Premo Cameleon Calcium Sensor (P36207, P36208) is a ratiometric calcium-sensitive fluorescent protein that is delivered by BacMam baculovirus-mediated transduction (BacMam Gene Delivery and Expression Technology—Note 11.1) to a variety of mammalian cell types (Figure 19.5.1). This content and delivery system provides an effective and robust technique for measuring Ca2+ mobilization in transduced cells using microplate assays or fluorescence microscopy.
The Premo Cameleon Calcium Sensor is based on the YC3.60 version of the fluorescent protein–based sensor (cameleon) family developed by Tsien, Miyawaki and coworkers, which is reported to have a Ca2+ dissociation constant of 250 nM. The sensor comprises two fluorescent proteins (enhanced cyan-fluorescent protein or ECFP and Venus variant of yellow-fluorescent protein or YFP), linked by the calmodulin-binding peptide M13 and calmodulin. Upon binding four calcium ions, calmodulin undergoes a conformational change by wrapping itself around the M13 peptide, which changes the efficiency of the fluorescence resonance energy transfer (FRET) between the CFP donor and the YFP acceptor fluorophores (Figure 19.5.2). Following this conformational change, there is an increase in YFP emission (525–560 nm) and a simultaneous decrease in CFP emission (460–500 nm) (Figure 19.5.3), making Cameleon an effective reporter of calcium mobilization. This Ca2+-dependent emission ratio response reduces assay variations due to compound or cellular autofluorescence, nonuniform cell plating, differences in expression levels between cells, instability of instrument illumination and changes in illumination pathlength.
The Premo Cameleon Calcium Sensor readily and accurately detects intracellular calcium flux from different receptors. An example of the robustness and reproducibility and accuracy of the system is demonstrated using the endogenous histamine receptor in conjunction with histamine, pyrilamine, and thioperamide in HeLa cells (Figure 19.5.4). The no-wash, no-dye format and ratiometric readout eliminates wash steps that can dislodge cells, reduces data variability and increases data integrity. Expression levels will be maintained for several days, enabling iterative assays to be run; for instance, when examining agonist/antagonist relationships on the same cells. Premo Cameleon Calcium Sensor is provided as a ready-to-use baculovirus stock suspension containing the Cameleon DNA, which is efficiently delivered to target cells, including primary and stem cells, prior to cell plating. If required, immunolocalization of Premo Cameleon Calcium Sensor in fixed specimens can be accomplished using our anti–green-fluorescent protein (anti-GFP) antibodies (Anti–Epitope Tag and Anti-Reporter Antibodies—Section 7.5). Both stable cell lines and human primary cells can be prepared frozen and "assay-ready" and can be subsequently plated as little as four hours prior to screening. Cell-based assays or imaging experiments can be conducted in complete medium without any intervening wash steps.
Figure 19.5.1 Schematic representation of BacMam-mediated transduction and expression of the Premo Cameleon Calcium Sensor (P36207, P36208). The combination of fluorescent protein biosensors and BacMam delivery technology yields easy-to-use, genetically encoded sensors for cell-based assays. A BacMam virus carrying the Cameleon fusion gene (blue-gray-yellow) transduces a cell and traffics to the nucleus where only the Cameleon gene is transcribed; baculovirus promoters are not recognized by the mammalian transcriptional machinery, hence no virus replication occurs. Following transcription, the Cameleon mRNA is expressed in the cytosol, or in a specific compartment, depending on the presence of targeting tags.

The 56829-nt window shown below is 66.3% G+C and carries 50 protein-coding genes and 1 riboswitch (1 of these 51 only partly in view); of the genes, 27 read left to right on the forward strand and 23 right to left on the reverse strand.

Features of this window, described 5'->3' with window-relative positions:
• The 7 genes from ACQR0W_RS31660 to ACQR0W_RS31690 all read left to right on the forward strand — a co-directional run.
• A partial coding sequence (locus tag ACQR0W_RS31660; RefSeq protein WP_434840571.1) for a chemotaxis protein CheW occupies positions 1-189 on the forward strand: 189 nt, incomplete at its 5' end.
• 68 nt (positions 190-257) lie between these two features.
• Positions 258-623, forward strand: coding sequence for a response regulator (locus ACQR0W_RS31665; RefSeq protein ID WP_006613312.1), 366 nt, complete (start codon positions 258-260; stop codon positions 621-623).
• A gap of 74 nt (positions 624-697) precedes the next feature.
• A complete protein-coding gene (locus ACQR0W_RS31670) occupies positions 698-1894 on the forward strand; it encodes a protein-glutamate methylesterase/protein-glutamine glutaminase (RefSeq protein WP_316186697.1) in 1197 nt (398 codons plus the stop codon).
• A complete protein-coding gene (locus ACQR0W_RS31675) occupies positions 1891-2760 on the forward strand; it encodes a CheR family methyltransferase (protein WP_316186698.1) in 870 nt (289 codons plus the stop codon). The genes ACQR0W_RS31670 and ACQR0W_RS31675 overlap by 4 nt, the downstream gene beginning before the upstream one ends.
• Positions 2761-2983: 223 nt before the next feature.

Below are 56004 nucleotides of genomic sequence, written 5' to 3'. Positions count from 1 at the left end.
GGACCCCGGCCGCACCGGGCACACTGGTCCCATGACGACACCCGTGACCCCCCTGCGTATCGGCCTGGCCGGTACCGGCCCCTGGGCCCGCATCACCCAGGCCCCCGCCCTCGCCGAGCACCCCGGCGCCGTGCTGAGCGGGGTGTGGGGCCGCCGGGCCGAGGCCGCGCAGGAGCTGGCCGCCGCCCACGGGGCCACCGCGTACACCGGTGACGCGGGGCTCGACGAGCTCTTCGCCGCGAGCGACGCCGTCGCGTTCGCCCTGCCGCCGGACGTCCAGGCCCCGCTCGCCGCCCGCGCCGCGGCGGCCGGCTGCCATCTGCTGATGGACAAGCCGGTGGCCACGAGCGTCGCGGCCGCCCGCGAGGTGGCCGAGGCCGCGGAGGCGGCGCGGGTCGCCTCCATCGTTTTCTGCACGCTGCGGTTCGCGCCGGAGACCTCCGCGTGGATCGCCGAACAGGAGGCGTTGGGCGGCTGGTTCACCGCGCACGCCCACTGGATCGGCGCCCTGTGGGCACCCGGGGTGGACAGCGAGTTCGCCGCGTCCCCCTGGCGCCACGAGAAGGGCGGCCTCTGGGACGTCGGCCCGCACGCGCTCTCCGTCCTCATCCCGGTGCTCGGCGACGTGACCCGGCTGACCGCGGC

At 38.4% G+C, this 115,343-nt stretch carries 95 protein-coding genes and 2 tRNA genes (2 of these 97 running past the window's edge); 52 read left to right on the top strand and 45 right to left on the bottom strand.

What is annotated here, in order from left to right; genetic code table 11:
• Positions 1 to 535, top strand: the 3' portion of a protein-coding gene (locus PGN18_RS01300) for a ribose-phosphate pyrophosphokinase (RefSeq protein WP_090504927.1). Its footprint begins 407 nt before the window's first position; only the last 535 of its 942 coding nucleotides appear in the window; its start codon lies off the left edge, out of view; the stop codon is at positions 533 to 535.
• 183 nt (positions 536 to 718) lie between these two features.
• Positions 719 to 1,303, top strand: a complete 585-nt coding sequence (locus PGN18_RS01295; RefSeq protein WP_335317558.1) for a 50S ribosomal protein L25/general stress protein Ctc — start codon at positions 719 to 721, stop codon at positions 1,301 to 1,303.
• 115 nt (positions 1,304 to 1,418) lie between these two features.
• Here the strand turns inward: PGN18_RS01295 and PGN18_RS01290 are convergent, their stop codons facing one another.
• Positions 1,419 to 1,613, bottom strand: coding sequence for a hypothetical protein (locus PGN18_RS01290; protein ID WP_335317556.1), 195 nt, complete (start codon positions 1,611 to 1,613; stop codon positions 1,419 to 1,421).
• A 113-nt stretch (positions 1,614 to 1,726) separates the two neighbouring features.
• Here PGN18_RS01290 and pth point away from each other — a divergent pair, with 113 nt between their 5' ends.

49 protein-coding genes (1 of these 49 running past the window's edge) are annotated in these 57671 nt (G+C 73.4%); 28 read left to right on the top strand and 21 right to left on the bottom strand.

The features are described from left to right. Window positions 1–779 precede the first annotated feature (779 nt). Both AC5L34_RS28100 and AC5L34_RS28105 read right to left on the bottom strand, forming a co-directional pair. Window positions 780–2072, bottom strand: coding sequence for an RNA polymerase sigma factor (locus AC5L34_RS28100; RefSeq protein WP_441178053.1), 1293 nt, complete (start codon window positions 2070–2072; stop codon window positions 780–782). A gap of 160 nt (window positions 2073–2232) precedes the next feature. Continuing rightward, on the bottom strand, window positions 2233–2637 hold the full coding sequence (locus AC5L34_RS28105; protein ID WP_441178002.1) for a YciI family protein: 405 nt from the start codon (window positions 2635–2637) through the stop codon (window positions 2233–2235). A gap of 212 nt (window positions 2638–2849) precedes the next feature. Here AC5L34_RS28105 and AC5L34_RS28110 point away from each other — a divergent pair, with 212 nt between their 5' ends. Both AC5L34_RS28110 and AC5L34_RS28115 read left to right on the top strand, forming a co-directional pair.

Figure 19.5.3 Fluorescence emission spectra of Premo Cameleon Calcium Sensor (P36207, P36208). The dashed line indicates the spectra in the absence of Ca2+; the solid line shows the fluorescence resonance energy transfer (FRET)–based change upon Ca2+ binding.
Figure 19.5.4 Agonist and antagonist dose response curves. HeLa cells were plated in a 96-well plate at a density of 15,000 cells/well, transduced with Premo Cameleon Calcium Sensor (P36207, P36208), and incubated overnight at 37°C. The following day, a histamine dose response was performed (A). A separate plate was used to evaluate an antagonist dose response with pyrilamine (closed squares) and thioperamide (closed triangles) in the presence of an EC80 concentration of histamine (B). Pyrilamine is a known H1 receptor antagonist that couples through Gq proteins and the second messenger Ca2+. Thioperamide is a known H3 receptor antagonist that couples through Gi proteins and the second messenger cAMP.
Bioluminescence is defined as the production of light by biological organisms. Because light is produced by a chemical reaction of specific photoproteins within the organism and does not require illumination, bioluminescence-based assays can be extremely sensitive and free of background. However, the intensity of light produced by bioluminescent cells is often very low, necessitating the use of image enhancement to obtain sufficient signals.
Properties and Applications of Aequorin
We offer recombinant aequorin as well as a variety of synthetic coelenterazine analogs for quantitative Ca2+ measurements with aequorin, a photoprotein originally isolated from luminescent jellyfish and other marine organisms. The aequorin complex comprises a 22,000-dalton apoaequorin protein, molecular oxygen and the luminophore coelenterazine (Figure 19.5.5). When three Ca2+ ions bind to this complex, coelenterazine is oxidized to coelenteramide, with a concomitant release of carbon dioxide and blue light (Figure 19.5.6, Figure 19.5.7). The approximately third-power dependence of aequorin's bioluminescence on Ca2+ concentration gives it a broad detection range, allowing the measurement of Ca2+ concentrations from ~0.1 µM to >100 µM.